Selene isn’t a fan of Christmas, indeed, she loathes it. Fortunately, there are some women in distress whom she can help instead of beating up Christmas tree sellers. But soon, the police calls her and Theo to a grisly murder scene and they have so much investigative work on their hands that they almost forget the upcoming holiday, especially when they realize that the murdered man was a former Greek god.
And when a man in a winged cap attacks Selene, she realizes that her extended family is in danger.

Selene DiSilva is Artemis, the Greek goddess of hunt and the protector of the innocent. She’s remained chaste and alone for hundreds, thousands of years. It’s hard for her to be in a relationship and she doesn’t take Theo into account of her plans at all when he’s somewhere else. She’s fierce and fiercely independent. She’s also a shitty girlfriend and I’m not talking about sex or the lack of it, but her complete lack of consideration for Theo and his feelings. I began to wonder why he puts up with her. Granted, the book actually addresses this which is great.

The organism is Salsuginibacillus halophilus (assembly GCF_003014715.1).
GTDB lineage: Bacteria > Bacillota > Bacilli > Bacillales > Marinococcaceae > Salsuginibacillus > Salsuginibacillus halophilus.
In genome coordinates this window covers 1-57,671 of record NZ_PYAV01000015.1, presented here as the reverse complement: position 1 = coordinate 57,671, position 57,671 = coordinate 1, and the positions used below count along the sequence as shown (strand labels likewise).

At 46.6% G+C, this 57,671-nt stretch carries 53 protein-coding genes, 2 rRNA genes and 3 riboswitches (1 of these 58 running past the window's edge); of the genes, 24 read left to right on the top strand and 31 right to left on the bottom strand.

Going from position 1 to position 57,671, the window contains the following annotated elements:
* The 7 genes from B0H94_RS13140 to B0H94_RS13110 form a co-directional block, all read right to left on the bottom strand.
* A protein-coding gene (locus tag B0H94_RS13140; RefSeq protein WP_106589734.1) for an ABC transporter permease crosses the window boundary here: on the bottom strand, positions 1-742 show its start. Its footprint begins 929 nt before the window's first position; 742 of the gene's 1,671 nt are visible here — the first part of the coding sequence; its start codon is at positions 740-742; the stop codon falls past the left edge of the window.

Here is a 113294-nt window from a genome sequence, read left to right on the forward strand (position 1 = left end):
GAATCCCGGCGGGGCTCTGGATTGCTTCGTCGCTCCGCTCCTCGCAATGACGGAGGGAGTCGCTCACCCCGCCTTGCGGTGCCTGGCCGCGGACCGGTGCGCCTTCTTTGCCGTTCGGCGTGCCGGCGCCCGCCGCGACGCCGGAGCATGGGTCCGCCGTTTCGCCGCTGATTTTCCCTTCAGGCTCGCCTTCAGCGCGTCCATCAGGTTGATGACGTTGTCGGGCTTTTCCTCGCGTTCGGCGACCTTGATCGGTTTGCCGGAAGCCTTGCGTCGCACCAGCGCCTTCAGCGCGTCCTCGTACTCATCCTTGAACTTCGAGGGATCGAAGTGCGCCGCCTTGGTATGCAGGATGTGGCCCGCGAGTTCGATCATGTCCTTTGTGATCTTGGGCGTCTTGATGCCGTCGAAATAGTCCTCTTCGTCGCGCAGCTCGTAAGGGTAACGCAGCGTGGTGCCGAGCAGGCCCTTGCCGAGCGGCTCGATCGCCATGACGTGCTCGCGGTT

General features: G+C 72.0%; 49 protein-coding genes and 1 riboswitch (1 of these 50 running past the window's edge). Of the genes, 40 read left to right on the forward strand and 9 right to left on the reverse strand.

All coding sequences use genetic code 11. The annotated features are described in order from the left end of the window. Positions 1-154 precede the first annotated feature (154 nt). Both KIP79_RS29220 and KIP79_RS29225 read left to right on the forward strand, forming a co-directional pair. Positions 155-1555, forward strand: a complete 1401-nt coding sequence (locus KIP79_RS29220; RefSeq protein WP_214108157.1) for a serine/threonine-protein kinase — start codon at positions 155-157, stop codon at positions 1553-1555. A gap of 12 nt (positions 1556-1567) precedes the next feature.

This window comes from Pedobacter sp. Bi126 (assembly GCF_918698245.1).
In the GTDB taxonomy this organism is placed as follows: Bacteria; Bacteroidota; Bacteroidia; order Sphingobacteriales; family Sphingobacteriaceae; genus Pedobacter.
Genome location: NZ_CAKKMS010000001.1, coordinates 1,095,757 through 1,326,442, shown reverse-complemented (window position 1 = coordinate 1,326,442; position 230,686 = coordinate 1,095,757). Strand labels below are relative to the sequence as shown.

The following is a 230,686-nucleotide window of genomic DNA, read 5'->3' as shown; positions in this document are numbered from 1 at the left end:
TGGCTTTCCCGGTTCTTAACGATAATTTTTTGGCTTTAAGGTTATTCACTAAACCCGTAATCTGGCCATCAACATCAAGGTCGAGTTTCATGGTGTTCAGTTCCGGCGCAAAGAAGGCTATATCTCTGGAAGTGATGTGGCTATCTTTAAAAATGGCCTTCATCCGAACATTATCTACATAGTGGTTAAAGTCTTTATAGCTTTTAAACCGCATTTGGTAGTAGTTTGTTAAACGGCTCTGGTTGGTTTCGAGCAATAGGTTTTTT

Theo is the same nerdy ancient history professor. He does research and also gets to be pretty heroic. He’s very accommodating of Selene and her standoffishness but fortunately, he does have his limits, too. He also has two female friends whom I enjoyed a lot.

This time we get to see more of Selene’s celestial family. Her twin is a rock star and they have a strained relationship at best. Many other (former) gods appear, too. I really enjoyed them.